Melissa and I have a bit of a tradition. Instead of getting out nieces and nephews some gift that they’ll break, misplace or outgrow for Christmas, we take them somewhere every year. They told us this year that it’s become something that they look forward to each year and that they always wonder where we’ll go next. It’s a big group of kids, so we do two separate trips, one for the older kids (17, 14, 13, and 11) and one for the younger kids (6, and three 4 year olds).
This year we took the older group to Sahara Sam’s Indoor Waterpark in New Jersey. First, if you’ve never been and you live anywhere near it, I recommend it. I know water park isn’t really what most trans* people think of as the first thing they want to do. I’ll admit that I was more than a little skeptical at first. The place is clean and there are people of literally every body shape and size. I never got so much as a sideways glance wearing a surf-style rash guard as a shirt. Second: gender neutral changing rooms. The bathrooms are gendered and I didn’t see a family bathroom and there were only two stalls in the men’s room, but overall wasn’t too bad. And most importantly, the kids really enjoyed it.
While we were there, Melissa and I took a break from floating the lazy river to people watch a little and I noticed that even as a trans* guy, I didn’t have anywhere near the largest (male) breasts there. One guy in particular had perkier b-cups than I ever had, even when trying to actively present as female. It frustrates me that there’s something innately sexualized and “forbidden” about female breasts. Why is is that cis-men with more breast tissue than I have are allowed to walk around freely and I have to keep mine bound and covered to be male? It’s not that I feel like they shouldn’t be allowed to be topless. Chests are chests and it’s just that.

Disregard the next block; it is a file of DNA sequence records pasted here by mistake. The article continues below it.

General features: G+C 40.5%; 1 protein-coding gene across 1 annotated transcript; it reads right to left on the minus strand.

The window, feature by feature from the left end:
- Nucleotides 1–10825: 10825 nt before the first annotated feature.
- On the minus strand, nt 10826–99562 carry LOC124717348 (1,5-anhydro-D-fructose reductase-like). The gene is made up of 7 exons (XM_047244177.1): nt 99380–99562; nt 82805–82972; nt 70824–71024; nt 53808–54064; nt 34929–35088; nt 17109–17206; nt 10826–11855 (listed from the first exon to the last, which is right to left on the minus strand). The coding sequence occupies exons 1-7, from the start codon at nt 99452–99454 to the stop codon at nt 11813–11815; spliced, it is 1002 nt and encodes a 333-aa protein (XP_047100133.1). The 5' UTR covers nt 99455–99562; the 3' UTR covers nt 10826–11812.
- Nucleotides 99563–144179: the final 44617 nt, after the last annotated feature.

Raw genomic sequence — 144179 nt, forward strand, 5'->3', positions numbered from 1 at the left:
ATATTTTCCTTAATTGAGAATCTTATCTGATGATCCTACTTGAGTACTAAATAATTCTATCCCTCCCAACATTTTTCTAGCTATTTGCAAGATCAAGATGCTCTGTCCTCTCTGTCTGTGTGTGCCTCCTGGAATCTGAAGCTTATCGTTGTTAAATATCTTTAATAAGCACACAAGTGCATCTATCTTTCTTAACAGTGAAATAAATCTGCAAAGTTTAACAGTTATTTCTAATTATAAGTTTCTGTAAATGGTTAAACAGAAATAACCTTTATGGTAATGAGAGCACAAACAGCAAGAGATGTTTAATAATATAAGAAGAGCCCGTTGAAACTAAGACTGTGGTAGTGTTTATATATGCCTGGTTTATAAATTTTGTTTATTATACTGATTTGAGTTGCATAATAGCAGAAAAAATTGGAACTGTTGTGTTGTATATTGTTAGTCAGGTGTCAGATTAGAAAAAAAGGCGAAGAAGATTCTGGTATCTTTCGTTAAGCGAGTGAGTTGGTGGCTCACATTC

All in all, it wasn’t the traumatizing experience that I expected. People of all shapes, sizes and genders covered up. Heavier men wore t-shirts, skinny guys wore white a-shirts that drooped comedically and were completely transparent when they were wet. Athletic guys wore surf shirts, presumably a habit from their time out in the sun. Women wore shorts with their bikini tops.
I spotted another trans guy. He wore a shirt, like me, and trunks. His mom called him bud. Overall it was okay. My biggest take away from this is that no one is paying nearly as much attention to you as you are to yourself, but I think that’s something that a lot of people, not just trans* people struggle with.
Anyhow, here’s a bonus pic…I don’t know why I can’t take pictures with my mouth closed…